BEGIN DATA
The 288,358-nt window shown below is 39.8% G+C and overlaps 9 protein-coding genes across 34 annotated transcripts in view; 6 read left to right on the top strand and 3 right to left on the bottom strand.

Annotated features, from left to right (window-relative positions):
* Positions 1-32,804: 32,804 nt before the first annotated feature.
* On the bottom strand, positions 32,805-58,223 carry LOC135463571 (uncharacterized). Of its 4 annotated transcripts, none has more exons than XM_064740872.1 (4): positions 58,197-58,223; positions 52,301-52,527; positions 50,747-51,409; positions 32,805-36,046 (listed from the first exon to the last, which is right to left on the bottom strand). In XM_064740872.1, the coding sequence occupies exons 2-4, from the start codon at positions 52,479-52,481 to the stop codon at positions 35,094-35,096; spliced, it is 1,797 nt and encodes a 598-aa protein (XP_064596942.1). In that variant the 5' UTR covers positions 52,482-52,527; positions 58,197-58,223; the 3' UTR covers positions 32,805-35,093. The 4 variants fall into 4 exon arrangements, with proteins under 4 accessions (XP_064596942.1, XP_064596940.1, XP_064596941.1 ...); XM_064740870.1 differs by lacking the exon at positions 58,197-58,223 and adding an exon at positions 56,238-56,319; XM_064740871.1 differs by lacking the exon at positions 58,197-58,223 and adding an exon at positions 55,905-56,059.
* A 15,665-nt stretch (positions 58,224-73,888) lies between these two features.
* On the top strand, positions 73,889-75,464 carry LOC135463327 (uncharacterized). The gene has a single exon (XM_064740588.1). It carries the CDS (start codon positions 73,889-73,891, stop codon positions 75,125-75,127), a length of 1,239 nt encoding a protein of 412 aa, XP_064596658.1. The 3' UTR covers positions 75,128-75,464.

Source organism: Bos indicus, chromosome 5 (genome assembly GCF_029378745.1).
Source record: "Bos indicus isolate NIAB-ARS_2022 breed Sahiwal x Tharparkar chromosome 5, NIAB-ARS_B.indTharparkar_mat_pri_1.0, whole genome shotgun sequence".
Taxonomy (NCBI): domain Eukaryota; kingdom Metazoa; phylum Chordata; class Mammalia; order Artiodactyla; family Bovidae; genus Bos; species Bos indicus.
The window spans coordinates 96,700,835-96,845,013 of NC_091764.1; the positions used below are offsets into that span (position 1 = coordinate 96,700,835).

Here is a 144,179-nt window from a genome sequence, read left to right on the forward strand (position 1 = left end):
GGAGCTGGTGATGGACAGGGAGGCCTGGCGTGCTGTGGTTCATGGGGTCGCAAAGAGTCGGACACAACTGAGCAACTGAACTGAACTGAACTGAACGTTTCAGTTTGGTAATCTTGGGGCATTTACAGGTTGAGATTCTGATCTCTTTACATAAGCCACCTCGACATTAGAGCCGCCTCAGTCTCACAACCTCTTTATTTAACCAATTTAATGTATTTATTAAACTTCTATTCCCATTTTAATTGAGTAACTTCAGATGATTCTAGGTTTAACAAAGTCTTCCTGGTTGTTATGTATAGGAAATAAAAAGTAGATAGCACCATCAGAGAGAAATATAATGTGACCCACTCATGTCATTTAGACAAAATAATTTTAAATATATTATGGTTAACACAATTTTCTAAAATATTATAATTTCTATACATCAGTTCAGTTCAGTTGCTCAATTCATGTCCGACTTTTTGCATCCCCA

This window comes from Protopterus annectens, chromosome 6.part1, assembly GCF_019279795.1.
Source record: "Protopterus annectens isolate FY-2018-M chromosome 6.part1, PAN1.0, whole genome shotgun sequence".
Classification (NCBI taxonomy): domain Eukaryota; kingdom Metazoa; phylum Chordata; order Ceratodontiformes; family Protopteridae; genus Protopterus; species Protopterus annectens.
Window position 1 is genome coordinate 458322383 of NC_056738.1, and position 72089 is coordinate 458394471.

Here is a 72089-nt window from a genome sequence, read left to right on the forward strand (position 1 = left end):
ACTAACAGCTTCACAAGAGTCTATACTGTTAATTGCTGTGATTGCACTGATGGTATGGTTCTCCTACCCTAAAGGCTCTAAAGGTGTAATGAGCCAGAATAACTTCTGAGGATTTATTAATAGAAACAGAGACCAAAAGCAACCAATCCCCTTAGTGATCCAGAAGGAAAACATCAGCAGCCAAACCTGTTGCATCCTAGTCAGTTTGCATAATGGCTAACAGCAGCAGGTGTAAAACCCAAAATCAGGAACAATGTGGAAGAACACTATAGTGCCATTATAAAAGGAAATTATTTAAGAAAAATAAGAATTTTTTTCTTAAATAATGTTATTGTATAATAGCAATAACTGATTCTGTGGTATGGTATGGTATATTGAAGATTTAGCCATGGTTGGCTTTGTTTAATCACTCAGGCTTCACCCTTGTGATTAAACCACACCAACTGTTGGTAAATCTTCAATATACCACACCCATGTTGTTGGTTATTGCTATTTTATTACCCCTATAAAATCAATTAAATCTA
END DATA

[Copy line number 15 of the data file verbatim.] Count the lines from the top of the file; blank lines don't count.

Classification (NCBI taxonomy): domain Eukaryota; kingdom Metazoa; phylum Chordata; order Ceratodontiformes; family Protopteridae; genus Protopterus; species Protopterus annectens.